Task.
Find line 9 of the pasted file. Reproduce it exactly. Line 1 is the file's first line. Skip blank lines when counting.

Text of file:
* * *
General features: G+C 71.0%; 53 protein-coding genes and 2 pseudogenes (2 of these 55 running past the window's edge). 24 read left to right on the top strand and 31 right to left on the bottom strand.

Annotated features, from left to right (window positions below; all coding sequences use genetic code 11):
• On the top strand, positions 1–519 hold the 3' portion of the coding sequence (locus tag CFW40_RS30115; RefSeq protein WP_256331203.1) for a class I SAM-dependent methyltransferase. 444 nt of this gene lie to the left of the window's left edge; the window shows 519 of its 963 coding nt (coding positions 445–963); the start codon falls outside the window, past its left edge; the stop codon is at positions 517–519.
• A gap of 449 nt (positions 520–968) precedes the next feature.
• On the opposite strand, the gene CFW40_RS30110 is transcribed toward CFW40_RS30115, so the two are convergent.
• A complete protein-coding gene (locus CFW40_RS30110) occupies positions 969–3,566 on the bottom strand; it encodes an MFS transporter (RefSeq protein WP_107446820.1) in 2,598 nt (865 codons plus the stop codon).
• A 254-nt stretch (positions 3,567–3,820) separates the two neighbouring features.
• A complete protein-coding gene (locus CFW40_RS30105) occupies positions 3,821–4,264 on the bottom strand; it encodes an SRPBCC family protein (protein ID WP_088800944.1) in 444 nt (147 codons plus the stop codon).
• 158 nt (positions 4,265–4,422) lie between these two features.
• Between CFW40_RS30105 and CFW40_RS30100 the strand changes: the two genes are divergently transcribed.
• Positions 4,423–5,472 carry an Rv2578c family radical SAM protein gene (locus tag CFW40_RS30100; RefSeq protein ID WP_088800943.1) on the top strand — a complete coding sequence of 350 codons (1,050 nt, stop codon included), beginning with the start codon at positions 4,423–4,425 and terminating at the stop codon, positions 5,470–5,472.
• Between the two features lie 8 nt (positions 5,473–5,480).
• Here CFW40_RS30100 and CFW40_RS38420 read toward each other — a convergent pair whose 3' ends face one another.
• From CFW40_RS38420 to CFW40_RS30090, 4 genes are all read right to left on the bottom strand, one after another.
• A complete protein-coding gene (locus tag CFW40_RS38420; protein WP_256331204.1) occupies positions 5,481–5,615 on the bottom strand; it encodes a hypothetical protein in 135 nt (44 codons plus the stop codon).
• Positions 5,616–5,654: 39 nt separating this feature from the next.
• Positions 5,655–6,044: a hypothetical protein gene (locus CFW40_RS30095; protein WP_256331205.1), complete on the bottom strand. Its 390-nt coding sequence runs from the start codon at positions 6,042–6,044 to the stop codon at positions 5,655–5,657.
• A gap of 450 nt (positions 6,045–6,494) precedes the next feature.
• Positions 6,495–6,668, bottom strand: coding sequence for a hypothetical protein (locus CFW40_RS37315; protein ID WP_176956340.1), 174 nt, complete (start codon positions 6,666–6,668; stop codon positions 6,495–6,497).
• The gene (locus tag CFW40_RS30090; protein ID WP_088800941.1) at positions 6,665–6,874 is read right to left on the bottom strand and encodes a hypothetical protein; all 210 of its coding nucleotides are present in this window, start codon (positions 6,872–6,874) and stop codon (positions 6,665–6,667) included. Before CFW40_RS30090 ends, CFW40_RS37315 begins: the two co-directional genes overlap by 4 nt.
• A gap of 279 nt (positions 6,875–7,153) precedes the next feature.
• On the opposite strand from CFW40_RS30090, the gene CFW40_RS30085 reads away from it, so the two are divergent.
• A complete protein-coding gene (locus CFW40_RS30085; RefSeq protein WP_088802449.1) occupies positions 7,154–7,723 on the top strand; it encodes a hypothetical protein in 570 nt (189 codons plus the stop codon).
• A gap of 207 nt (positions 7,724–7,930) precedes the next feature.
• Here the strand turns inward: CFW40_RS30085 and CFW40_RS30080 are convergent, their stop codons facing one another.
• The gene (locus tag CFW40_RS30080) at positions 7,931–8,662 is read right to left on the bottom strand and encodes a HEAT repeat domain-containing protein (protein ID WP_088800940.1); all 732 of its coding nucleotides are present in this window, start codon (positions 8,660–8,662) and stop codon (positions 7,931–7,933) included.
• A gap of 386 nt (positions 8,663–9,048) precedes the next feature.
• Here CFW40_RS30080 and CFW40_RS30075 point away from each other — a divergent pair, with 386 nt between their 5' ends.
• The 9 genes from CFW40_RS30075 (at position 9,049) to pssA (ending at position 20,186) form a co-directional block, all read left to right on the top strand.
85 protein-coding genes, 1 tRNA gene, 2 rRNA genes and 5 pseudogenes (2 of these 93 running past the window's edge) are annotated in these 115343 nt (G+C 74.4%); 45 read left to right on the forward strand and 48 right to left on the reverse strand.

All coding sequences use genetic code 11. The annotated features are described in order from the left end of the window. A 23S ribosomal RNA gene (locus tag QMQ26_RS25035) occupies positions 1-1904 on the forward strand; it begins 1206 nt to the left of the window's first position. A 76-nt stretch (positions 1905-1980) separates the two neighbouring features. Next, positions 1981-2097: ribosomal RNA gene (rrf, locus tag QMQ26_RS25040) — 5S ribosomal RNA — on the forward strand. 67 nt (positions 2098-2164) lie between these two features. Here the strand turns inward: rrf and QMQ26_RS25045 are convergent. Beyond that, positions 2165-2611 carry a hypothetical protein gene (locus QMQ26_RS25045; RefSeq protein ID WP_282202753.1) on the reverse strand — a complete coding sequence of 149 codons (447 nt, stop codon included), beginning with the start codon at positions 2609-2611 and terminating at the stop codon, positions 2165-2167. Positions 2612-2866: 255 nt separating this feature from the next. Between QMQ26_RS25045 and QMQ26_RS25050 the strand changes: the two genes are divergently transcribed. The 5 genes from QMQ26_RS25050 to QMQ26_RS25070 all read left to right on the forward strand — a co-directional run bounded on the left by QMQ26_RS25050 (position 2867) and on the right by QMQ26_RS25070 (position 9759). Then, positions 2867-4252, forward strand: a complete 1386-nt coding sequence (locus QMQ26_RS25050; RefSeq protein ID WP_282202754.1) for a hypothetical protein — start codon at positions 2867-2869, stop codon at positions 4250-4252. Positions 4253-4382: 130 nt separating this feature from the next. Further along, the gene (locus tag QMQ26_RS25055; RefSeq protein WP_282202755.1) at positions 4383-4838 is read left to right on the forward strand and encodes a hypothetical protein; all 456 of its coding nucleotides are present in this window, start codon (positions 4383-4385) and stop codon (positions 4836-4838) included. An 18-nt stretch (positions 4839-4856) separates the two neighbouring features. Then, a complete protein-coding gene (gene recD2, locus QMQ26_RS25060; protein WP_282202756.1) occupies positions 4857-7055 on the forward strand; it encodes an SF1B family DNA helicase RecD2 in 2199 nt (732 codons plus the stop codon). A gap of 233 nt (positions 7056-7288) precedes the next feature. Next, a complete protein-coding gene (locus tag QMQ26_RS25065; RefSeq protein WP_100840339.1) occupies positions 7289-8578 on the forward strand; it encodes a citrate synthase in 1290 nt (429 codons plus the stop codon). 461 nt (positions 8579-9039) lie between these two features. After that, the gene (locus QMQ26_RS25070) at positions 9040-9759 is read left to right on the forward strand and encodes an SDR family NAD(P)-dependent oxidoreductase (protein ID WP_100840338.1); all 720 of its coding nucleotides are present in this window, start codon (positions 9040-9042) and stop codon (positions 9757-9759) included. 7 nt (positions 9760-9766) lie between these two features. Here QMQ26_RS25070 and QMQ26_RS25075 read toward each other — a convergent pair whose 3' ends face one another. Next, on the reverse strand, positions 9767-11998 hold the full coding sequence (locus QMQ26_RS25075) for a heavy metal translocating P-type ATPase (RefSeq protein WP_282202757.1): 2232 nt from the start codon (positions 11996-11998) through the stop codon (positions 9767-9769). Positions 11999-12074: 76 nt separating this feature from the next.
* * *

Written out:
• 158 nt (positions 4,265–4,422) lie between these two features.